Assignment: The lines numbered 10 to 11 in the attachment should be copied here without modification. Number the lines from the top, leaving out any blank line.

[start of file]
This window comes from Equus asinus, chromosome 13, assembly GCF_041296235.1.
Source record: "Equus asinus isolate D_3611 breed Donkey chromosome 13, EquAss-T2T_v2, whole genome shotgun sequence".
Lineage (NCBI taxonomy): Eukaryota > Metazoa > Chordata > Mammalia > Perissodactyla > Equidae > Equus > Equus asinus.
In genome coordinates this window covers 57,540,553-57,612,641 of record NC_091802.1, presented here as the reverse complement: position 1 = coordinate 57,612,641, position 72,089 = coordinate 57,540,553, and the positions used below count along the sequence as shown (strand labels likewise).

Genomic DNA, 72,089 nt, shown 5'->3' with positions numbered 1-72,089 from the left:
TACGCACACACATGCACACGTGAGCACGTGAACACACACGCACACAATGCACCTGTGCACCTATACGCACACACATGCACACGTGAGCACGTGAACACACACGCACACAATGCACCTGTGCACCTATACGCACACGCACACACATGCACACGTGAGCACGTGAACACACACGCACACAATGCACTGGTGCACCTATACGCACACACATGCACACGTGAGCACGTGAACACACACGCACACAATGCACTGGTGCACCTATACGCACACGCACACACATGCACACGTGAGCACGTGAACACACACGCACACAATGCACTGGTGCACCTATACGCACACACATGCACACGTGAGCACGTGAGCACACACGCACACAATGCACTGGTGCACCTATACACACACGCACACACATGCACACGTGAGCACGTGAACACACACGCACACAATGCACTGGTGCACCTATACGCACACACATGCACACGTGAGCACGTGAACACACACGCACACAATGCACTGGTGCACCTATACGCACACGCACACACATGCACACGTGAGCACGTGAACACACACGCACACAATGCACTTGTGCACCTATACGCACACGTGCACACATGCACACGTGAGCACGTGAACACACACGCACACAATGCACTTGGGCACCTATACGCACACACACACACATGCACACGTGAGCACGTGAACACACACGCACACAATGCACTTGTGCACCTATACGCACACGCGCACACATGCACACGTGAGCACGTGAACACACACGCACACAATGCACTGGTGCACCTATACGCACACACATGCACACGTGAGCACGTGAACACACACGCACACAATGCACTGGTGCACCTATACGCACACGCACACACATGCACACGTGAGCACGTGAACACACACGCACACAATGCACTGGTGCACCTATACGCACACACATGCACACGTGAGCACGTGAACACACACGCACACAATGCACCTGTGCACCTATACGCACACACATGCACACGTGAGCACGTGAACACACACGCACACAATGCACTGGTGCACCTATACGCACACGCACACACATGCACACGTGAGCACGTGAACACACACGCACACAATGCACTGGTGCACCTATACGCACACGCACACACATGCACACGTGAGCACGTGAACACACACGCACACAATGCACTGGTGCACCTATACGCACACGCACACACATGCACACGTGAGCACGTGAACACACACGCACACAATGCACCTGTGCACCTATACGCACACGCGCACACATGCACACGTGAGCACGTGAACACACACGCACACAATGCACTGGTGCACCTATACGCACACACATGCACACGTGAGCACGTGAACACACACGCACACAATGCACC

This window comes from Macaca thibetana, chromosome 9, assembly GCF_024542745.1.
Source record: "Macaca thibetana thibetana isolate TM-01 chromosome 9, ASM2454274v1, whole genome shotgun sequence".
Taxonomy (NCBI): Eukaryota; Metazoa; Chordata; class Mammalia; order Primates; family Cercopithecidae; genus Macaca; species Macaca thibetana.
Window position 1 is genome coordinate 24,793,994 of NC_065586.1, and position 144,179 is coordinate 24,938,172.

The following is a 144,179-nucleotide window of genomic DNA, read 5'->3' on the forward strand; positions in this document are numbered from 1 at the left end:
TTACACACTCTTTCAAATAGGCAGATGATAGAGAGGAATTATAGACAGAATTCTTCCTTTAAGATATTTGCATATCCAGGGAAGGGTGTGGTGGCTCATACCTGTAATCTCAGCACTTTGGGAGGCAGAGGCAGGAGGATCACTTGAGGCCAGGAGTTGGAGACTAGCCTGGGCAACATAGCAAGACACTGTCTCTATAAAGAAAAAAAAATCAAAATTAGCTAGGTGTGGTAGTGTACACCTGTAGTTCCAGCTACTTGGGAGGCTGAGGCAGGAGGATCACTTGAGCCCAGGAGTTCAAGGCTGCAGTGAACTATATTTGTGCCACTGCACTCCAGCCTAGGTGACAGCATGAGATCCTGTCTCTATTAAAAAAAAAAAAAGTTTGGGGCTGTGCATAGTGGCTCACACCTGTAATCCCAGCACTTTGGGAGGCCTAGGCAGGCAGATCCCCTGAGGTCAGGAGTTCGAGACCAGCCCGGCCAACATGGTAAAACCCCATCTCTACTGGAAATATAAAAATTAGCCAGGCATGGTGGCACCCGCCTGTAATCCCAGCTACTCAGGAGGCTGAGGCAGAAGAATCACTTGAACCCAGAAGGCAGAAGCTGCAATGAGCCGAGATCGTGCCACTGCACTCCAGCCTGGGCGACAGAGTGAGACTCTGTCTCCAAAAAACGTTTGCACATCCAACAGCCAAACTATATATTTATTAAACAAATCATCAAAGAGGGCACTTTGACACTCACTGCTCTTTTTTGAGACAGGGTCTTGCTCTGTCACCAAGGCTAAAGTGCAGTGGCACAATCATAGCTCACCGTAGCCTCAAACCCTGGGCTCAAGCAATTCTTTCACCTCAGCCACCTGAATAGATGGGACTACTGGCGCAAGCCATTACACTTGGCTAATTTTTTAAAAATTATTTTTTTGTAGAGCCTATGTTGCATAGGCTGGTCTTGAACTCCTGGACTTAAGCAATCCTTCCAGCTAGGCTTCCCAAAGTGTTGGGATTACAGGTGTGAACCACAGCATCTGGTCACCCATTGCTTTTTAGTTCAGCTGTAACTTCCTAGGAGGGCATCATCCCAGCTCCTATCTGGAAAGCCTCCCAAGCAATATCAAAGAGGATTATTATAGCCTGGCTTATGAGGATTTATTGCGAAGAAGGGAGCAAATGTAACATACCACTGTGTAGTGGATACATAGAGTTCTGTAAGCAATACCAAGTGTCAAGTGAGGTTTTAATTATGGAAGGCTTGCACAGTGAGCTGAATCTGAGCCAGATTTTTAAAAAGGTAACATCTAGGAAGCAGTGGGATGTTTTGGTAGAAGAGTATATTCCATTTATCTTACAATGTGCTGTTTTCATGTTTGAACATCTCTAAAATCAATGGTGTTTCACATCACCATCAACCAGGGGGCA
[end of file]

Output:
Window position 1 is genome coordinate 24,793,994 of NC_065586.1, and position 144,179 is coordinate 24,938,172.

The following is a 144,179-nucleotide window of genomic DNA, read 5'->3' on the forward strand; positions in this document are numbered from 1 at the left end: